Thursday, December 30, 2010

The Final Piece of the Month for 2010

Just when you thought it was safe to go back in the water--the Piece of the Month is back.
This is a bracelet that I've been dying to feature for quite a while, because it has some things that require careful study (and detailed photos).

This is B TD/22, which on the surface is a very fine example of a Navajo row bracelet on twisted wire, circa 1920. It has excellent weight (84 grams, which as those of you who have read the latest Steve's Insider Info already know is a good weight for a piece from this era).
The stones are slightly domed cabs, not as high as you usually see in pieces from the 1920s. In fact, some of the stones look more like the nearly flat ones seen on pieces from circa 1910. And when you look closely, there is something else:

If you look carefully at the circled stones, you can see that they seem to have bezels within bezels. The outer bezels are relatively smooth, while the inner ones are serrated.

In all, 5 of the 9 stones have this double bezel. Technically, there is no reason for the smith to have done this--unless he was using previously set stones from an earlier piece. It is a great example of Navajo recycling, where an earlier item would be re-used in another way. It happens with turquoise beads set into bracelets or rings, and here it looks like stones were taken from an earlier bracelet and re-set on to this one.

Maybe the original bracelet broke beyond repair, or maybe the smith just needed the stones to complete this bracelet and didn't like the look of the earlier piece. Whatever the case, it makes this one of the more interesting bracelets we have ever owned.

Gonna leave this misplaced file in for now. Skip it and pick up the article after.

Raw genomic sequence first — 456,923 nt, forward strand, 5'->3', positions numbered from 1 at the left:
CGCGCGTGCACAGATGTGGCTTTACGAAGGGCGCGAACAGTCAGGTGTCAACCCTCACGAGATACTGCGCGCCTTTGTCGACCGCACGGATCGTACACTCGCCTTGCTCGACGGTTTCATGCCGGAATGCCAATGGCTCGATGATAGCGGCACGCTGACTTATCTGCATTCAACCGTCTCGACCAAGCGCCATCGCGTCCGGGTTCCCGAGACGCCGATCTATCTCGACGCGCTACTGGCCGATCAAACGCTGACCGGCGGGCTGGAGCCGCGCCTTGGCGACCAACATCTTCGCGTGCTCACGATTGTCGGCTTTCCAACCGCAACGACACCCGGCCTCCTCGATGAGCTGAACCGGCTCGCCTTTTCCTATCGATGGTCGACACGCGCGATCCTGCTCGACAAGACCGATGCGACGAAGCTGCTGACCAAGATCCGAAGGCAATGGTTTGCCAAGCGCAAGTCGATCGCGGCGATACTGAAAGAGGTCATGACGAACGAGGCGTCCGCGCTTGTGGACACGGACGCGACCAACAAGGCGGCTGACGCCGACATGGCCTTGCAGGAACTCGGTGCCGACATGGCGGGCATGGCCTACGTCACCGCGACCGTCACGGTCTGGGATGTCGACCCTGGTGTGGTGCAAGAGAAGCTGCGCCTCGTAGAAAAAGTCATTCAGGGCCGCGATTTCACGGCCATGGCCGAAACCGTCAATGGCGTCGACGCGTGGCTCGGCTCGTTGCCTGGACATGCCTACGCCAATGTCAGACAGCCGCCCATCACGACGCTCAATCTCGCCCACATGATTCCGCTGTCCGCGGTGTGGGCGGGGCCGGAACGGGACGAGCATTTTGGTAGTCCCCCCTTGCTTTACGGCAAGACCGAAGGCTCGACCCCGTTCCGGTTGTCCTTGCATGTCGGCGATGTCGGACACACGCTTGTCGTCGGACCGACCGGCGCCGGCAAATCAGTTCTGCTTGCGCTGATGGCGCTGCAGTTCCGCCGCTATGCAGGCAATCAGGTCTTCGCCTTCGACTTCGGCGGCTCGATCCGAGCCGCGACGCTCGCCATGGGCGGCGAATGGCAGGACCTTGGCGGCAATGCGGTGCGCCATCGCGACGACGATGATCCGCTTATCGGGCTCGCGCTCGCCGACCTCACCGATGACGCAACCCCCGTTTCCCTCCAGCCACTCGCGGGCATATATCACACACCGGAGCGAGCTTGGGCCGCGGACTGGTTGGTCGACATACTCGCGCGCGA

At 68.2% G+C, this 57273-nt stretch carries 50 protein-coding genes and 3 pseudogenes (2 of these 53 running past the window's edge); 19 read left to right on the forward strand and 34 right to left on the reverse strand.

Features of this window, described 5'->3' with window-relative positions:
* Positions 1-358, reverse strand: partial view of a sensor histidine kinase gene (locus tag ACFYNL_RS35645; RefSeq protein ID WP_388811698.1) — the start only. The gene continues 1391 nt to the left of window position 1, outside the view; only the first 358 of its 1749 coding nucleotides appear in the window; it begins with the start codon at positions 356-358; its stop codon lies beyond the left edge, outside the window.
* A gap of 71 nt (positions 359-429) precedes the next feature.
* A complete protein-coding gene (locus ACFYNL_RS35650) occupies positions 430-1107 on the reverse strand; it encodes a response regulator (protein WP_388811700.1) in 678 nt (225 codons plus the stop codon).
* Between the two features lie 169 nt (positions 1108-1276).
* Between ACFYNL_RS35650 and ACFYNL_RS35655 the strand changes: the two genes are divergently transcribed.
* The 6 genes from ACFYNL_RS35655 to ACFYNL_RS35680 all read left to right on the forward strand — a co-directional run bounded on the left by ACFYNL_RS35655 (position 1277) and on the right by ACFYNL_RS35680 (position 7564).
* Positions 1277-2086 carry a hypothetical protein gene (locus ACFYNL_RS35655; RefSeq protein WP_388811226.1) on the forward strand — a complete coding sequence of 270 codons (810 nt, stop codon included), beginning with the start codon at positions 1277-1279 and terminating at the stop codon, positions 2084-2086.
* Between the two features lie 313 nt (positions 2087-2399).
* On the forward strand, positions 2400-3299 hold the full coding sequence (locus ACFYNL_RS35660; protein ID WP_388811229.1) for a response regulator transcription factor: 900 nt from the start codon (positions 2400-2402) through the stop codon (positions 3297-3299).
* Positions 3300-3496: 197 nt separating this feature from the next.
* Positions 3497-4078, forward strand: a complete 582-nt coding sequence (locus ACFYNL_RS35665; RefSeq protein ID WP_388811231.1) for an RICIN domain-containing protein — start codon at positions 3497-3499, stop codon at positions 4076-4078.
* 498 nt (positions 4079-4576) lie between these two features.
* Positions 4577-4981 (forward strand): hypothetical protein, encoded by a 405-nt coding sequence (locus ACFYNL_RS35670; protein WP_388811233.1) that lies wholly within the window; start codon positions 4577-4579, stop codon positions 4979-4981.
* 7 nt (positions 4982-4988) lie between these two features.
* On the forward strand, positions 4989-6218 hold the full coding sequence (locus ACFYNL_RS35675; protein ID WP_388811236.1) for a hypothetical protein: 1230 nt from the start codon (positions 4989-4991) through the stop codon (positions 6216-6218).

The inside size is 5 7/8" with a 1" opening. It wears small, because it is shaped more round than other bracelets, but it can be re-shaped to fit. It would fit into any collection, because it is both a great example of the type and highly unusual. The special New Year's price is $1750.

We love talking about interesting pieces, so please give us a call with any questions.

Monday, December 13, 2010

A Holiday look

I usually take this space to highlight new acquisitions and share some of our knowledge and opinions about old Indian art, but this time I thought it might be good to actually introduce ourselves to those of you who haven't actually met us. We've had the opportunity to speak with most of our clients, but there are some people that know us from the website and our email address, so I'd just like to put a face on the names for you.

This is Max. He's 14, and lives with Tom and Deborah.
And here is Lily, who is 16 and lives with Steve and his family. Steve's other two dogs, Jasper and Riley, don't usually come to the gallery, but Max and Lily can be found there on most days hunting down chewy treats and keeping everyone safe from tennis balls.
These are the illustrious co-founders of TMT, Tom and Deborah Begner. We got this photo in one take.

And here's Steve Begner, the one responsible for the website and this blog. This was not the first take for this picture, and photo editing was used heavily.
From all of us at Turkey Mountain Traders, Happy Holidays and a joyful and prosperous New Year. The next blog post will have things rather than people, we promise.

Friday, December 10, 2010

To Chee or Not to Chee

Sorry about the title. Now that I've gotten that out of my system, I'll be okay.

Among serious collectors of American Indian silver, few artists bring out such opposite reactions as Mark Chee. Those who love him point to his incredibly solid silverwork and bold styling, as well as the outstanding turquoise he normally would use. Those who aren't so crazy about him call his pieces overly heavy, and point to some of his pieces that are, shall we say, not quite so successful from an artistic point of view. He was prone to bad days at the bench, certainly, so all of his pieces were definitely not created equal.